Happiness Is A Warm Gun

If you’re anything like me, happiness is not something you think about consciously. You take it for granted. I’ve always been of the opinion that happiness is a choice- a function of one’s own mental state, and virtually unrelated to our environment. With my new-found powers of rationality, I decided to test this hypothesis…

My theory was that happiness depends entirely on intrinsic factors, and that any variations due to external (environmental?) factors are short-lived enough to be ignored. Think of it as a sinusoidal wave where the dc offset is a function of our own personality and the ac amplitude is a function of our external environment. It’s a sinusoid because both ‘good’ and ‘bad’ things tend to happen roughly periodically, over the long run at least, and in equal measure.

A diagram speaks a thousand equations.

A diagram speaks a thousand equations.

I never thought about what the external factors might be, but I’m sure I would have been completely off base.

So this somewhat limited worldview is supported by the concept of the ‘hedonic treadmill’. According to this theory, people remain at a relatively stable level of happiness irrespective of the events in their lives. The effects of major events such as, say, winning the lottery, fizzle out in time. This has a scary implication- we need more and more effort to remain happy. Once you have won the lottery, you need to do it regularly to maintain the same level of happiness, lest it subside back to baseline. Hence the imagery of a treadmill- we are like hamsters on a wheel. Also along these lines is the Easterlin paradox, that states rather confusingly that high incomes do correlate with happiness, but in the long run, higher incomes do not correlate with more happiness,

hamster wheel

When I read of this theory, I was pretty satisfied with how well it agreed with my own ideas. However, since an unfortunate infatuation with Freudian psychoanalysis a couple of years ago, I’m wary of accepting any theories without  substantial supporting data. So I went on a hunt for articles/books that explained this phenomenon in a more quantitative way. And I found some posts on the Freakonomics blog that raised questions about the validity of the hedonic treadmill theory. In case you’re not familiar with Freakonomics, it’s a book/podcast on popular economics. It is very interesting even for a layperson because they apply economic theory to everything, rather than the financial market approach that is usually followed. so here’s what I learnt:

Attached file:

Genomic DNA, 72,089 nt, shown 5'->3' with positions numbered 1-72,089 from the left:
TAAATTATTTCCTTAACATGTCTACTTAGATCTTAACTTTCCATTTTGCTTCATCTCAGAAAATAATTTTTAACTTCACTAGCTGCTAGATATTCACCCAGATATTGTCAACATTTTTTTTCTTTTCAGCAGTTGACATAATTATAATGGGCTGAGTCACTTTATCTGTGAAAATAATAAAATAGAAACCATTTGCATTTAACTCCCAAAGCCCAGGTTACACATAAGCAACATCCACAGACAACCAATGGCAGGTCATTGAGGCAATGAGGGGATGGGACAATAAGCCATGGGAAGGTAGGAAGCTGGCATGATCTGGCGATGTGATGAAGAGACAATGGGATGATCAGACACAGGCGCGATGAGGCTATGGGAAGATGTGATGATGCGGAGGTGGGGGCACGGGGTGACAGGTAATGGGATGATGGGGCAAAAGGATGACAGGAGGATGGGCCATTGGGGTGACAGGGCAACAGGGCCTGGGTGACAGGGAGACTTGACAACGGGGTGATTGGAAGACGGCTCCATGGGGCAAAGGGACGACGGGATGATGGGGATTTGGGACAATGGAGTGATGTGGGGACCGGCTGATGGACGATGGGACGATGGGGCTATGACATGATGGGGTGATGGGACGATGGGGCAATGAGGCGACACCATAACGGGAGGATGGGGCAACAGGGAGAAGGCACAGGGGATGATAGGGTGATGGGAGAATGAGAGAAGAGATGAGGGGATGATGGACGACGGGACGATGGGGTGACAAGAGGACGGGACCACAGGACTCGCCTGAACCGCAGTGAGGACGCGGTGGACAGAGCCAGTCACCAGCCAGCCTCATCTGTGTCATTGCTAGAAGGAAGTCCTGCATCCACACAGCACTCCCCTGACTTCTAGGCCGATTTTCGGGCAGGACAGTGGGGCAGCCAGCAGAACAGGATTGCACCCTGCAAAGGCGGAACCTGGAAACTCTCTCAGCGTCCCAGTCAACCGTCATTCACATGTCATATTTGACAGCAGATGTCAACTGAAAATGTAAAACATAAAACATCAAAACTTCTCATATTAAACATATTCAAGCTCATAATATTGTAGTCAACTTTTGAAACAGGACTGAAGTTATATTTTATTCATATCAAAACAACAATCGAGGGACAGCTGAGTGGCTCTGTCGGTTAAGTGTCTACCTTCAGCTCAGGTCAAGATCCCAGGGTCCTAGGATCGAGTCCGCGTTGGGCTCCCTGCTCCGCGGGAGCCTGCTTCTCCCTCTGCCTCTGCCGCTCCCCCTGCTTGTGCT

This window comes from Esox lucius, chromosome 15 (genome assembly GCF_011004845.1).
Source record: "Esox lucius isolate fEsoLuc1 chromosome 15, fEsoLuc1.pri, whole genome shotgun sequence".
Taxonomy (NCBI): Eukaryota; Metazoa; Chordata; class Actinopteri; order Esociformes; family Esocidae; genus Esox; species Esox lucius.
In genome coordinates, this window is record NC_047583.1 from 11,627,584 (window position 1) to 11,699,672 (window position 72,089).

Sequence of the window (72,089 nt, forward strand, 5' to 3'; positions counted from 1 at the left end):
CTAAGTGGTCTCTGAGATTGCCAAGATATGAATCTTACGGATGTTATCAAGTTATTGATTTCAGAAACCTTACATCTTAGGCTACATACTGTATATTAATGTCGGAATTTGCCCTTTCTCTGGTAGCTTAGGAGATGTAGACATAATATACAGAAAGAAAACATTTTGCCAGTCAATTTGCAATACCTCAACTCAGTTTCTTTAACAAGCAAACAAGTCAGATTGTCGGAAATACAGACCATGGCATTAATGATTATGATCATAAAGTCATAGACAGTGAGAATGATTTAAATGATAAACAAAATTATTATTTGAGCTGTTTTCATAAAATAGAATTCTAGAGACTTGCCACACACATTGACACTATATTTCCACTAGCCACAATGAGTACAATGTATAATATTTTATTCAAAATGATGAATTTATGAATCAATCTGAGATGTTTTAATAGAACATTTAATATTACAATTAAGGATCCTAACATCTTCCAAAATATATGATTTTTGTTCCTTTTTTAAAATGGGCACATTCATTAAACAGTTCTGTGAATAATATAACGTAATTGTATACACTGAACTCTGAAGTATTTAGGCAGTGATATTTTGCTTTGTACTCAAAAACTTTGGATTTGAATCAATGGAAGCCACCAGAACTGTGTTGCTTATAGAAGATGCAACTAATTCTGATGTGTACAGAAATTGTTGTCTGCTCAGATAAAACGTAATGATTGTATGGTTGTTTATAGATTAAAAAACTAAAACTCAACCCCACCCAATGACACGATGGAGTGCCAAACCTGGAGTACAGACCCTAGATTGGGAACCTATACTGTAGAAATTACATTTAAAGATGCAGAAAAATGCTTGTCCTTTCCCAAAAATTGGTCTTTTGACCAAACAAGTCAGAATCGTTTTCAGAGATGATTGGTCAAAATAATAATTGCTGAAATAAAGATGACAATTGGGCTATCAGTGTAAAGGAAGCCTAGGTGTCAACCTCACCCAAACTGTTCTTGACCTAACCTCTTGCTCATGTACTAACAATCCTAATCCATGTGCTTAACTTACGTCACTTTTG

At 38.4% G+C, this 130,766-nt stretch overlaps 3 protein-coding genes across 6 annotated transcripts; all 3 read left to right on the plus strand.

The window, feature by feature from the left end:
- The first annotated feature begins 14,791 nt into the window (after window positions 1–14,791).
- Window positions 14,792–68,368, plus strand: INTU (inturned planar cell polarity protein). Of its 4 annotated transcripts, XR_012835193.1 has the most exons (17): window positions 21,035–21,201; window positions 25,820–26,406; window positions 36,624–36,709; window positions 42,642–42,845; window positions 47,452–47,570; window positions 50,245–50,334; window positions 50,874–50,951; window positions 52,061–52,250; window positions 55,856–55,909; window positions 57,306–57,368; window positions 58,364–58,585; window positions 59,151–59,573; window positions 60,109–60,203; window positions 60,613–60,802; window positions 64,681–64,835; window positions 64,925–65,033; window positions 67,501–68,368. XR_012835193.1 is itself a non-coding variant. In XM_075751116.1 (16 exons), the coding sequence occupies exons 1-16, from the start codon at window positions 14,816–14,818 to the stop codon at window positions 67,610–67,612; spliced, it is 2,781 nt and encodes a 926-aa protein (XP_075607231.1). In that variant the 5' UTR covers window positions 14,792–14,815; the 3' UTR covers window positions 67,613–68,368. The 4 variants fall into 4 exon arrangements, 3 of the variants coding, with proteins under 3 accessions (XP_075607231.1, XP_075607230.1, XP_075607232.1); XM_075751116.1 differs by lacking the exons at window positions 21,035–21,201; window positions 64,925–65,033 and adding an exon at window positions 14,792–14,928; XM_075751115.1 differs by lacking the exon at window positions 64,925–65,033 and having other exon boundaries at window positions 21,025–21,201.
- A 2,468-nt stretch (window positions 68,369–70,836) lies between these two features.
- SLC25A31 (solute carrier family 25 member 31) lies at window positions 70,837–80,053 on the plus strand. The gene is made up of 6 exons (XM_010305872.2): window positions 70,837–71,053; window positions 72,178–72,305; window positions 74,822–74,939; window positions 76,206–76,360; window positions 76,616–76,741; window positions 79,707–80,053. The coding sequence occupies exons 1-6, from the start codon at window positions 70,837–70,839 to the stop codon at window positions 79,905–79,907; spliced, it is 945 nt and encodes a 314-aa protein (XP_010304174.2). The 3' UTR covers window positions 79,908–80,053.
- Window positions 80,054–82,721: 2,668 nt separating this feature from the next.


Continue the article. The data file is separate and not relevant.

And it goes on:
• Religion– Research on this topic yields a couple of points of interest: Firstly, less liberal sects of Christianity tend to have a relatively higher contribution to charity (in terms of percentage of income); and secondly, church participation tends to be more because of aggregation of people from the same home country rather than because of mere religious belief. This leads to the correlation-does-not-lead-to-causation dilemma, because one cannot say whether it is the charity that makes people happy, or whether happier people tend to be more generous (or simply more well off). While the exact ties are unclear, there is a link between active religion and higher happiness levels.
  • Money– No uncertainty here! Richer countries tend to be happier, on average, than poor countries. As the GDP of a country increases over time, the levels of happiness do as well. The weak link in this research seems to be in the way happiness is quantified. Sometimes a 4 point scale is used, sometimes a 10 point scale is used, and who really knows how respondents are interpreting the question? Despite normalization and careful phrasing of survey questions, one can never really be sure. Plus, people with higher incomes may be under more societal pressure to appear happy, making them answer more positively than they would like.
  • Kids– Senior citizens in the USA tend to have lower levels of happiness when cohabiting with kids. Which is more than a little surprising until the article reminds us that in the USA, living with grandkids usually happens only if made necessary by health or financial constraints. This effect is not observed in societies with larger families, where it is more common for the elderly to live with their children and grandchildren. Parents who live with their children have similar levels of happiness as other people their age in comparable circumstances without kids.
  • Weekends– Well, duh. People are happier on weekends, and this effect is only seen in full time wage earners. The difference in happiness levels is less when you work in an organization with flat hierarchy.
  • Beauty– Beautiful people are happier. But probably not for the obvious reasons. A significant amount of the difference can be attributed to the fact that they generally earn more, and marry partners who earn more. Because money buys happiness, remember? Similarly, there used to be a significant difference in happiness levels between blacks and whites in the US, but the margin is narrowing.

For the full articles, read the Freakonomics blog posts under the tag ‘happiness’.


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